Dean Alford, EE 76, never expected to become the face of a coal plant.
A clean-cut businessman with snow-white hair and a matching mustache, he looks comfortable in a tailored suit with a pocket-square intricately styled into three points over his chest. Despite his manicured appearance, he has an easy presence and comfortable charm. His big smile and Southern accent that’s equal parts folksy and sophisticated are a testament to his many years in politics.
As president and CEO of Allied Energy, Alford, EE 76, has acted as spokesman for a proposed coal plant in Georgia that has gained national attention amid sweeping new regulations on carbon emissions from the U.S. Environmental Protection Agency.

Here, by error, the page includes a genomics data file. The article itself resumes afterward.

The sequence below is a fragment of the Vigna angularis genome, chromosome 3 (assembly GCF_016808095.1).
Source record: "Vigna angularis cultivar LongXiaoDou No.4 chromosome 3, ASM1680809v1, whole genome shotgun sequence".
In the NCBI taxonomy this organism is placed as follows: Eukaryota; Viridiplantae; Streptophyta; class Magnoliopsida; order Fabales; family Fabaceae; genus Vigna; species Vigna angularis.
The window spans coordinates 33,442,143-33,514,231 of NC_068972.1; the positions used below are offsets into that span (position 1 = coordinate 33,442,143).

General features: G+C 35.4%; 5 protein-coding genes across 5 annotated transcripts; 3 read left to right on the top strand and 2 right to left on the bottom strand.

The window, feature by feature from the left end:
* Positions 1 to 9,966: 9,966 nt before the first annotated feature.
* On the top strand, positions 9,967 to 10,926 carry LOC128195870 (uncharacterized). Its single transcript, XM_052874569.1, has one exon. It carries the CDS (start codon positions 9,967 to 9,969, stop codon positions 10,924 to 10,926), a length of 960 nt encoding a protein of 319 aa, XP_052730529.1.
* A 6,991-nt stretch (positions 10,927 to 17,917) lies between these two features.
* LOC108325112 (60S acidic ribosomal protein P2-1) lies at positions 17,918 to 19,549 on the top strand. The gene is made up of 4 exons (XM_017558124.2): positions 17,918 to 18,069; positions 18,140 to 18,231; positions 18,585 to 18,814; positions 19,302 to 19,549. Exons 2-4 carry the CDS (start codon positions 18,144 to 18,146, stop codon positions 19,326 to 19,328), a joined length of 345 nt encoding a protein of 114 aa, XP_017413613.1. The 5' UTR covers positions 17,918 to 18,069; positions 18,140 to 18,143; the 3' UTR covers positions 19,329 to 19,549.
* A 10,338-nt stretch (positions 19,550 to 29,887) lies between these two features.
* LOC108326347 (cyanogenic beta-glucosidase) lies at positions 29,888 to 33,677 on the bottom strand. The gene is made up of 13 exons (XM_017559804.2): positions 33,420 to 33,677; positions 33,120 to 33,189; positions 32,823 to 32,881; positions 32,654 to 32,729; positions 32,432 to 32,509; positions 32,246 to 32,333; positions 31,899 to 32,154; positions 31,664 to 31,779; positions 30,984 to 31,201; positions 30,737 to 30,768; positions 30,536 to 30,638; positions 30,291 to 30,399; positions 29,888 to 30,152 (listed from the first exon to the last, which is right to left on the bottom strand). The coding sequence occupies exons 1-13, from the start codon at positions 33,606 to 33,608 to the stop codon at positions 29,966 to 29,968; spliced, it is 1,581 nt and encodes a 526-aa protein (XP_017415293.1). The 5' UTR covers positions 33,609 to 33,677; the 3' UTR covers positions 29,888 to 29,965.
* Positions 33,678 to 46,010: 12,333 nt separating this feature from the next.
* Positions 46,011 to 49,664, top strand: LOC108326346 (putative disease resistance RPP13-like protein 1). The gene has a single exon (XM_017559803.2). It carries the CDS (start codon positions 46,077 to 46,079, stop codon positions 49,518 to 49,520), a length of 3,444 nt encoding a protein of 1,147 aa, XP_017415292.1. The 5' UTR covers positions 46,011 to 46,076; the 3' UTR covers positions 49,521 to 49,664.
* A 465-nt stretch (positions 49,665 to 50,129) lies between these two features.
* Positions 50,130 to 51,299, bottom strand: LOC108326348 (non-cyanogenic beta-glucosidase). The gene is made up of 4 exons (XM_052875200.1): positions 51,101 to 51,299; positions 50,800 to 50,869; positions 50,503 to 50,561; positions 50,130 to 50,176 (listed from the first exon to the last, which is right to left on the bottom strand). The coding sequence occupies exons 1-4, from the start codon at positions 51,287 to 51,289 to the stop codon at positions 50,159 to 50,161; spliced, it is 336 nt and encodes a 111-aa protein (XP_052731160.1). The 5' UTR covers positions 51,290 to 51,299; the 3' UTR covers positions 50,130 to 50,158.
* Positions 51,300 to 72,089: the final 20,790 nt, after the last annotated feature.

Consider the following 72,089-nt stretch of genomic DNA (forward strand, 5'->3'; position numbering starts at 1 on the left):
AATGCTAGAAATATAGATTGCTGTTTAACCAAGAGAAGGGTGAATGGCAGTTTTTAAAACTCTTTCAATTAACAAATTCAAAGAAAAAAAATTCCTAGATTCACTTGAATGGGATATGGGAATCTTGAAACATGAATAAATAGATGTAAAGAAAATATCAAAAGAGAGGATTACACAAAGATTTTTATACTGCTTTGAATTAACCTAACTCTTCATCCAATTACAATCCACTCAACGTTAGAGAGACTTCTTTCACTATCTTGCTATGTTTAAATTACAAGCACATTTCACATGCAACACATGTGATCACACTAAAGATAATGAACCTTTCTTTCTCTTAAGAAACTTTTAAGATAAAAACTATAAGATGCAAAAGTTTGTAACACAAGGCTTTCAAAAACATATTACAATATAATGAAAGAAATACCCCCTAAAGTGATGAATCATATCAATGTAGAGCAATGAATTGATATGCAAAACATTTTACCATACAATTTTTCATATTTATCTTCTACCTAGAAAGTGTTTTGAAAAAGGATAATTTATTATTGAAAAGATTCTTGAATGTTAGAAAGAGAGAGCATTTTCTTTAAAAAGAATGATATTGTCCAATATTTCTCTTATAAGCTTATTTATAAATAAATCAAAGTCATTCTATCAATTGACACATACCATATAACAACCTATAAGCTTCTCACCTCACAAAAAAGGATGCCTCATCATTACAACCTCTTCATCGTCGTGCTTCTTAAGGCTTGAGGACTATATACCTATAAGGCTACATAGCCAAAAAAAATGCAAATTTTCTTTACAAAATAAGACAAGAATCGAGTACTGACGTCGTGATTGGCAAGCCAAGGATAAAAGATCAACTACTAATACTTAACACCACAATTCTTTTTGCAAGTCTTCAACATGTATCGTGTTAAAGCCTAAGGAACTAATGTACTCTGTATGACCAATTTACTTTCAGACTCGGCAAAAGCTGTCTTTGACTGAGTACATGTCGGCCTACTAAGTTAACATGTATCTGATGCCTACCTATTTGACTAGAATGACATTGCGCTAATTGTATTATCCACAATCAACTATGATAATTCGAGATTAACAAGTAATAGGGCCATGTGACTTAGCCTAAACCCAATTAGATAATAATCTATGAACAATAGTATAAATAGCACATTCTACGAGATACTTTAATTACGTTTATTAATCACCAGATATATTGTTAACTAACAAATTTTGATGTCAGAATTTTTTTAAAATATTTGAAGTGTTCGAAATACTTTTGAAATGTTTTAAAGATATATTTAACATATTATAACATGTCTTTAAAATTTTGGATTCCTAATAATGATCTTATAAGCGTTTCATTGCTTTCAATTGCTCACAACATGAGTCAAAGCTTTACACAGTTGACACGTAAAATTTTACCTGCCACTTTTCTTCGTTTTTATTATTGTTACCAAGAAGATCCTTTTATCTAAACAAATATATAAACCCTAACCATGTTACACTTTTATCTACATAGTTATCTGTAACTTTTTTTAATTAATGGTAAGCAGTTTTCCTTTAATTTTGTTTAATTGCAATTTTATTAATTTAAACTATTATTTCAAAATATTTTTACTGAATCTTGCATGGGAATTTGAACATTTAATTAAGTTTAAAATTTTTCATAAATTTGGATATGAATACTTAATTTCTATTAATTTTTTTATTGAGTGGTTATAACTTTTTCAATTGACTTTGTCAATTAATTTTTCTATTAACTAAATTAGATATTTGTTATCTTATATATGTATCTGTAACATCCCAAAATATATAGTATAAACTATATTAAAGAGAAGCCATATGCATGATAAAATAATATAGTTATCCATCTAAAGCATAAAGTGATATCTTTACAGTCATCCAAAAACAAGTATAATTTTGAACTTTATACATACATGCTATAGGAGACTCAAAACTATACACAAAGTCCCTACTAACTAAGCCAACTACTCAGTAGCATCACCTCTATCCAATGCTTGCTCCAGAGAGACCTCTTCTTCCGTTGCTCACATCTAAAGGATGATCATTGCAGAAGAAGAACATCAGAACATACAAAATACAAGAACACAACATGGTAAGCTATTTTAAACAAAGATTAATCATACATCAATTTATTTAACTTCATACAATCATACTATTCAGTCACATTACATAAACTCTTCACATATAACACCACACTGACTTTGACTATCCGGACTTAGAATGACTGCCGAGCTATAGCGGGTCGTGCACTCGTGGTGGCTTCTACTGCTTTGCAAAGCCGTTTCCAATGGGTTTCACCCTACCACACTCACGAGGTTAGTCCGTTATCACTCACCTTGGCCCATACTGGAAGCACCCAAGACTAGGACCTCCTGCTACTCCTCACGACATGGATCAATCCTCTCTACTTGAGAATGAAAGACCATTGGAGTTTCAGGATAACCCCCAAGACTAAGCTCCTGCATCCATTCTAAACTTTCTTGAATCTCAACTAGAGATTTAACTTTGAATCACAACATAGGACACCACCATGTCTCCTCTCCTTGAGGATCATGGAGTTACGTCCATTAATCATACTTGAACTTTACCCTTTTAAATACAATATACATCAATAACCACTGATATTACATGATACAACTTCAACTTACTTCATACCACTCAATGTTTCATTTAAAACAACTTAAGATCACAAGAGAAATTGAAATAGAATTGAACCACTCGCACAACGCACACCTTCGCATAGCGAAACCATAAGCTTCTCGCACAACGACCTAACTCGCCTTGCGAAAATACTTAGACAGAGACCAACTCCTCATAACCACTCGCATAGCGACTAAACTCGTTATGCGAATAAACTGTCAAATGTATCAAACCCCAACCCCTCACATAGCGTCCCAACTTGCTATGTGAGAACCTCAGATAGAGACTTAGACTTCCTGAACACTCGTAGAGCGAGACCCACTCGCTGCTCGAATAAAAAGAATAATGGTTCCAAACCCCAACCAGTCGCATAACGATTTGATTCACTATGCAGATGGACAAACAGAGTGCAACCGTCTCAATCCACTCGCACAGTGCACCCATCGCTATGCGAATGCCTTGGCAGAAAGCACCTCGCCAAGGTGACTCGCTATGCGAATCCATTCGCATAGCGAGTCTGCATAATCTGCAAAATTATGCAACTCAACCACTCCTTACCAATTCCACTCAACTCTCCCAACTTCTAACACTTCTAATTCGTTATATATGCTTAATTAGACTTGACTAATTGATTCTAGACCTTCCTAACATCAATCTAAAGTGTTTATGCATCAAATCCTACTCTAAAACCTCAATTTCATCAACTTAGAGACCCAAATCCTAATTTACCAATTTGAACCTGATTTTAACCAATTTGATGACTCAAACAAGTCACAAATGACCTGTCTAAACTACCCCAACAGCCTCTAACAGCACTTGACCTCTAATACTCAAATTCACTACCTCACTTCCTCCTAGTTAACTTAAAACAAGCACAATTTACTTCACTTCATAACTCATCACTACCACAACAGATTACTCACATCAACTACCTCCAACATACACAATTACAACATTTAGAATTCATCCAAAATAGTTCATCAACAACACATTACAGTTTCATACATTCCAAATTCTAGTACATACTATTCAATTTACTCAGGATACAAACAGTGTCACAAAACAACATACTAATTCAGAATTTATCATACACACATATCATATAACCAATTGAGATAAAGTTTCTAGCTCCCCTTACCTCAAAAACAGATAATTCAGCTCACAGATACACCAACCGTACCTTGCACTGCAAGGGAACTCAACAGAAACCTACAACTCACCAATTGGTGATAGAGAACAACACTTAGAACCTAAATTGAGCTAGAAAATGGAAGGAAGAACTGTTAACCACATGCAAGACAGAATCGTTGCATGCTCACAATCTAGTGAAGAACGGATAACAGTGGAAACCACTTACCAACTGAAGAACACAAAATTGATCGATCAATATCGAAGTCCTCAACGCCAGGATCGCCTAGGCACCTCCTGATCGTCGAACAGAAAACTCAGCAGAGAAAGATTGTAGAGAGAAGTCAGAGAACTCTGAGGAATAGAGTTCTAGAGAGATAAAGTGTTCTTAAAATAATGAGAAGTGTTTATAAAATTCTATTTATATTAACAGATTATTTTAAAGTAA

In 2008, Allied, which develops energy projects for clients in North and Central America and the Caribbean, filed a permit to build a new, $2.1 billion, 850-megawatt coal plant on behalf of a corporation called Power 4 Georgians.
The coal-fired power plant—known as Plant Washington—is to be built in Washington County, just outside of Sandersville. Despite many road bumps and challenges, the project is still underway. The Georgia Environmental Protection Division recently granted the Plant Washington team an 18-month extension to of its existing state air quality permits. Alford says the extension gives the team time to determine how the project could be possibly impacted by the U.S. EPA’s proposed new regulations.
“Right now we’re full speed ahead,” Alford says. “It very well could be the last coal plant built in this country for a very long time.”
Many doubt that Plant Washington will ever become a reality. The project has been held up for years by evolving air pollution regulations, and lengthy court challenges have slowed the project down.
“We didn’t believe there’d be quite this much uncertainty, but we knew there’d be some,” Alford says. “It’s been an interesting project.”
Georgia Tech Alumni Magazine